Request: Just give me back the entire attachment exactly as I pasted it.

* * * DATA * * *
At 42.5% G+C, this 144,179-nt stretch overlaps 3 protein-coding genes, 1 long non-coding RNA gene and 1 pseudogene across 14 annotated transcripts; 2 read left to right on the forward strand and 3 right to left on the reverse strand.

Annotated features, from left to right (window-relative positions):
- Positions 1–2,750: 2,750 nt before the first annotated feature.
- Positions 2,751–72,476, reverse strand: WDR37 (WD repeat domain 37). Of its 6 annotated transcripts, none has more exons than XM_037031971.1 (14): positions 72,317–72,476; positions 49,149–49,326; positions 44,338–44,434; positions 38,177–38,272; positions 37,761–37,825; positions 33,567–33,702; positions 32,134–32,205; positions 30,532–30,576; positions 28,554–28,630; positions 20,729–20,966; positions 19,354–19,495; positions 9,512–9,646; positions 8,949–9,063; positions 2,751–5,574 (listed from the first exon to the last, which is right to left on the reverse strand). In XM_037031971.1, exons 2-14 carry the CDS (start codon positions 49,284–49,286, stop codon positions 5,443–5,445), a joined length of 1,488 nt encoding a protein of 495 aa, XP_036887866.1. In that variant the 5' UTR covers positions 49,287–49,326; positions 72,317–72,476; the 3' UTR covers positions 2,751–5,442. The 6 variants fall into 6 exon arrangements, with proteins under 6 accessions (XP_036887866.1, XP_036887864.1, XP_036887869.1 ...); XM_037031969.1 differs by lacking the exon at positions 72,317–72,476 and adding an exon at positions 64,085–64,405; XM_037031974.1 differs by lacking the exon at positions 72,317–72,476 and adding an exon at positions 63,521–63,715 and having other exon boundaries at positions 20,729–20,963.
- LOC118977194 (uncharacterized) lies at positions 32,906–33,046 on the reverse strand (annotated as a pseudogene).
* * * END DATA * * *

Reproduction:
At 42.5% G+C, this 144,179-nt stretch overlaps 3 protein-coding genes, 1 long non-coding RNA gene and 1 pseudogene across 14 annotated transcripts; 2 read left to right on the forward strand and 3 right to left on the reverse strand.

Annotated features, from left to right (window-relative positions):
- Positions 1–2,750: 2,750 nt before the first annotated feature.
- Positions 2,751–72,476, reverse strand: WDR37 (WD repeat domain 37). Of its 6 annotated transcripts, none has more exons than XM_037031971.1 (14): positions 72,317–72,476; positions 49,149–49,326; positions 44,338–44,434; positions 38,177–38,272; positions 37,761–37,825; positions 33,567–33,702; positions 32,134–32,205; positions 30,532–30,576; positions 28,554–28,630; positions 20,729–20,966; positions 19,354–19,495; positions 9,512–9,646; positions 8,949–9,063; positions 2,751–5,574 (listed from the first exon to the last, which is right to left on the reverse strand). In XM_037031971.1, exons 2-14 carry the CDS (start codon positions 49,284–49,286, stop codon positions 5,443–5,445), a joined length of 1,488 nt encoding a protein of 495 aa, XP_036887866.1. In that variant the 5' UTR covers positions 49,287–49,326; positions 72,317–72,476; the 3' UTR covers positions 2,751–5,442. The 6 variants fall into 6 exon arrangements, with proteins under 6 accessions (XP_036887866.1, XP_036887864.1, XP_036887869.1 ...); XM_037031969.1 differs by lacking the exon at positions 72,317–72,476 and adding an exon at positions 64,085–64,405; XM_037031974.1 differs by lacking the exon at positions 72,317–72,476 and adding an exon at positions 63,521–63,715 and having other exon boundaries at positions 20,729–20,963.
- LOC118977194 (uncharacterized) lies at positions 32,906–33,046 on the reverse strand (annotated as a pseudogene).